With the packed presidential Republican field, the national GOP has been drawing significantly more attention than counterparts on the Democratic side. However, Republicans are significantly in the minority in New Jersey and a year of losses has left the party weak in the Garden State.
PolitickerNJ spoke with some insiders in the NJ GOP to get their opinions on the national party and see how they believe the rhetoric that has come out of the national spotlight will come into play in NJ.
According to Assemblywoman Holly Schepisi, the national debates have sparked some important dialogue into the issues of “how polarized society has become.”
“With respect to New Jersey in particular, I think the past decade of voting has proven that New Jersey tends to run a little bit more blue and more moderate to liberal than what is transpiring in national politics,” Schepisi said.
According to Schepisi, a wedge has been growing in society that makes compromise more difficult.
“I also think you have a lot of people on both sides of the aisle that have really become concerned about how polarized society has become and how certain agendas have sought to ban basically anything anyone has to say that others find offensive or disagree with,” Schepisi said. “We have reached a point in our society where, rather than being able to have open dialogue and differences of opinion, in the event that somebody is offended by something it is almost like attempting to put forth some kind of nonexistent constitutional right not to be offended.”
According to Schepisi, this heightened polarization is what has allowed the presidential candidacy of businessman Donald Trump to flourish. He is currently the frontrunner in most polls despite a lack of establishment support and a number of statements—particularly remarks against Mexicans and Muslims traveling to the United States—that have cause many Republicans to distance themselves from him. Trump has, so far, dwarfed candidates like New Jersey Governor Chris Christie, Florida Senator Marco Rubio and Texas Senator Ted Cruz, among others.
“I think that within the past couple of years you have seen that taking offense occur so often that I think there is a backlash,” Schepisi said. “I think that is part of what you see in the appeal of Trump and some of the numbers he has been generating.”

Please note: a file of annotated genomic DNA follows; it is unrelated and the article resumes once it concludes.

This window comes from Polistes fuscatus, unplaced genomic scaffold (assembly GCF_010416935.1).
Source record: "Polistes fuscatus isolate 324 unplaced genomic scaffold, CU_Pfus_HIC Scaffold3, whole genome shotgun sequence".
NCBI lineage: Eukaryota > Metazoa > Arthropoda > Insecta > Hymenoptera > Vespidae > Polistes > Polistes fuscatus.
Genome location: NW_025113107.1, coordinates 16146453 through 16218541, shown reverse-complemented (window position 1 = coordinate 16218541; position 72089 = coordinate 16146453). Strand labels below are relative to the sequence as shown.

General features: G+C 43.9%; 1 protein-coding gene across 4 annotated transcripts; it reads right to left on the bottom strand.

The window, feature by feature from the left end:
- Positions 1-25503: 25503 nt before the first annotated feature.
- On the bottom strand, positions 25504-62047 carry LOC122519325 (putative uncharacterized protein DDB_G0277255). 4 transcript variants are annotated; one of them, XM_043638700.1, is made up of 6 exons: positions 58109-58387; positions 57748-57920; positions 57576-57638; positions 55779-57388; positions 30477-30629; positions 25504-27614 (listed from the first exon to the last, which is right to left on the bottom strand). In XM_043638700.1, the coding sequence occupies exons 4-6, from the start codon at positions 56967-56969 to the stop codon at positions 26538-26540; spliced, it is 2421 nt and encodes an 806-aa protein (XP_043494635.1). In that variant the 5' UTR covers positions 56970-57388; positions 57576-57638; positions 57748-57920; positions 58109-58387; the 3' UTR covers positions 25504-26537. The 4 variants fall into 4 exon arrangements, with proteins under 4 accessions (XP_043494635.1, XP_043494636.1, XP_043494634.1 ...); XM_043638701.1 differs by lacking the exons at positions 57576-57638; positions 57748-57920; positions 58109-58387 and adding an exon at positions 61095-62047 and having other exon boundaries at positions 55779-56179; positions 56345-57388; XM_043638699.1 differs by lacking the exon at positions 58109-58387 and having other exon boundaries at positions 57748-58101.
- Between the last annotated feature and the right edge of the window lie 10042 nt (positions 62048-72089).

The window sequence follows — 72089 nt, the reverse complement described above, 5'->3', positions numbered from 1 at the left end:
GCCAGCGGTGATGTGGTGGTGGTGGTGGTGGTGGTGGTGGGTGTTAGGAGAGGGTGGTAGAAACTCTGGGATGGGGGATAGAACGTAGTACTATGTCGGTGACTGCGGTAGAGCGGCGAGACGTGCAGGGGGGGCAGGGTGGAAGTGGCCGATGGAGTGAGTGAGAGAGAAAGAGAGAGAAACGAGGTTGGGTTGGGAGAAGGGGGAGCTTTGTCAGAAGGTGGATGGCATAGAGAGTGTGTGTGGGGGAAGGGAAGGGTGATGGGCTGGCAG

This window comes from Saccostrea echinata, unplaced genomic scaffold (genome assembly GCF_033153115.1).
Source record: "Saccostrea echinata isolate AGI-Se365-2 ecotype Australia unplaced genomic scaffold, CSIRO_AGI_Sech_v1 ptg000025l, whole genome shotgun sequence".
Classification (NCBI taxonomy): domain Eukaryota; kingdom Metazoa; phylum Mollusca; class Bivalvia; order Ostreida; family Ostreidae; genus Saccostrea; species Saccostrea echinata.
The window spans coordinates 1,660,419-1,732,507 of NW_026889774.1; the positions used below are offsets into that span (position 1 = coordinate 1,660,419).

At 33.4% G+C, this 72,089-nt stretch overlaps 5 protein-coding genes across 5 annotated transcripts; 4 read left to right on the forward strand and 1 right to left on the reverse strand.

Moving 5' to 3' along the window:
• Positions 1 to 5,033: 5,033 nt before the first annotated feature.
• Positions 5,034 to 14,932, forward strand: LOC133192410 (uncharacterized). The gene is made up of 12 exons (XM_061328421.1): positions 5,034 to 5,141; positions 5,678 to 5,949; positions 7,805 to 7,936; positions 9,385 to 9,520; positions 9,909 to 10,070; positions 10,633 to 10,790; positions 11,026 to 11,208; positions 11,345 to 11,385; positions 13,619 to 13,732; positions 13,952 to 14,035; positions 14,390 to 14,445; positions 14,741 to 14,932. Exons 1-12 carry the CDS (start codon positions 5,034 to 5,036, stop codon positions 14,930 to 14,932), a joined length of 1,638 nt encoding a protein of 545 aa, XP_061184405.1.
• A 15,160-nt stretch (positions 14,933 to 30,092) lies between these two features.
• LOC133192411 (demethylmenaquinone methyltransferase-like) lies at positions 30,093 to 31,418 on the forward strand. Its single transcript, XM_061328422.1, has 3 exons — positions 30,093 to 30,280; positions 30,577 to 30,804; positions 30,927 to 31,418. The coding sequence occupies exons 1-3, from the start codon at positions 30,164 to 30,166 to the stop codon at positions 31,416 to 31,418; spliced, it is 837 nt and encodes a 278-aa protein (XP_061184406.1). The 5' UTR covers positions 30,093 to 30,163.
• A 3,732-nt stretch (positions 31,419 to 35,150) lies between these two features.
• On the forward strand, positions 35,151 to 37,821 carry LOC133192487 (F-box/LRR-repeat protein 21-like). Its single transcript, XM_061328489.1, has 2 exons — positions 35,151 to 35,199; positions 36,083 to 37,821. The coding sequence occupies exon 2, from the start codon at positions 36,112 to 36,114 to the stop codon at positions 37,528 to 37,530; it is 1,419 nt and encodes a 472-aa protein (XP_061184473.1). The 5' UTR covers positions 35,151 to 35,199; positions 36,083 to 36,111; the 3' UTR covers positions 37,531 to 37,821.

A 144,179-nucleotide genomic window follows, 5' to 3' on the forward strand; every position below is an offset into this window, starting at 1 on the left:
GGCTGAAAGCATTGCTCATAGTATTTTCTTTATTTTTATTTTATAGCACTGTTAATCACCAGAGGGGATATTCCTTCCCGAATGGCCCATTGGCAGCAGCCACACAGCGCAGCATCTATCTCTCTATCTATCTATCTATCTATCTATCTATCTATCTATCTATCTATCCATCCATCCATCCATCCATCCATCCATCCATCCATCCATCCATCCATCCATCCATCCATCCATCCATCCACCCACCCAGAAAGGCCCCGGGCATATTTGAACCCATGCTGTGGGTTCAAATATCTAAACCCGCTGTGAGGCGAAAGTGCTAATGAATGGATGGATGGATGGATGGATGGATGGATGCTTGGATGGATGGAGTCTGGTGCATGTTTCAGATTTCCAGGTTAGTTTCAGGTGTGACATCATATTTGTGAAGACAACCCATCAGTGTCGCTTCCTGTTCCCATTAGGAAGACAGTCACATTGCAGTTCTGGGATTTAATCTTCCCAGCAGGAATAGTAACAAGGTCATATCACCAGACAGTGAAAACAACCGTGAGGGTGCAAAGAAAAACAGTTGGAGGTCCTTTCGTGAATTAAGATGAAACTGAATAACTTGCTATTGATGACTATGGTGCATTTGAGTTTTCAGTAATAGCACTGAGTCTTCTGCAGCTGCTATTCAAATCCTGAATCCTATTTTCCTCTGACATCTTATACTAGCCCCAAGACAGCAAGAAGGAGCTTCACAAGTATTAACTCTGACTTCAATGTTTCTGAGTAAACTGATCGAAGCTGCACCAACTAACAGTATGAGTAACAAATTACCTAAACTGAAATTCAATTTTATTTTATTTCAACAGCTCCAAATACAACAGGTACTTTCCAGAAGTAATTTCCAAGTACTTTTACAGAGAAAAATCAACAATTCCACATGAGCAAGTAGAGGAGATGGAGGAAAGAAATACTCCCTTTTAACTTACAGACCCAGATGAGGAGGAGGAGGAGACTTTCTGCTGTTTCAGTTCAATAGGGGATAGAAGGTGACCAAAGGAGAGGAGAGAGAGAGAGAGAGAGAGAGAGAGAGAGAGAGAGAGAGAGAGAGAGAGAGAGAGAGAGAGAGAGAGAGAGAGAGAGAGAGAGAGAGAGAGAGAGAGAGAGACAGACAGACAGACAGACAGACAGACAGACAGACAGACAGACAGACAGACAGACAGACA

Hudson County Republican Chairman Jose Arango agreed with Schepisi that Trump’s candidacy, in particular, is not representative of the national Republican Party.
“The only reason people are paying attention is because of Donald Trump,” Arango said. “Why? Because he is entertainment. It is not because he is really representing anybody. He is representing himself.”
According to Arango, New Jersey’s party has been typically more center-leaning than some branches of the GOP nationwide.
“The Republican Party of the North East United States and the Atlantic Coast—I’m talking Florida, Massachusetts, the New England States—we have a more pragmatic party,” Arango said. “We are more center and that is historically. That’s doesn’t mean we don’t believe the Republican values but we have different constituents and people that we have to deal with that in the Midwest and the Bible Belt states.”
According to Arango, those differences—which he said makes winning primaries difficult and has allowed Trump an audience of “extremists” to speak to—is part of the landscape of the political world.
“The Republican Party is a big tent. We have ultra-right, center and pragmatic people and I believe that the New Jersey Republican Party is a very productive party because we want what is best for America without forgetting our values,” Arango said.
For state Senator Joe Pennacchio, however, current national issues (particularly economic struggles) can be boiled down to national leadership under the Obama administration.
“If you take a look at the national issues that we have, they weren’t caused by conservatives,” Pennacchio said. “People want to go back to a fundamental government. They want a government that is less, not more. As far as I am concerned, that is where I stand on the national party and the direction that we should be taking. I think government should be smaller and more responsible.”
For Pennacchio, the New Jersey Republican Party’s biggest flaw stems from the fact that it cannot muster the numbers it needs to lead effectively.
“Unfortunately for us in New Jersey, we would love to take a leadership role but the numbers just aren’t there,” Pennacchio said. “We are an opposition party. We can tell you what’s been done and how it is driving people out of state. But with so many more Democrats in the state, it is just so much harder to do.”
According to Schepisi, the national spotlight has “opened up some important dialogue on the issues” that she thinks are “incredibly prudent to the population as a whole.” She cited Obamacare and matters of national security as national topics that can be boiled down to the state level.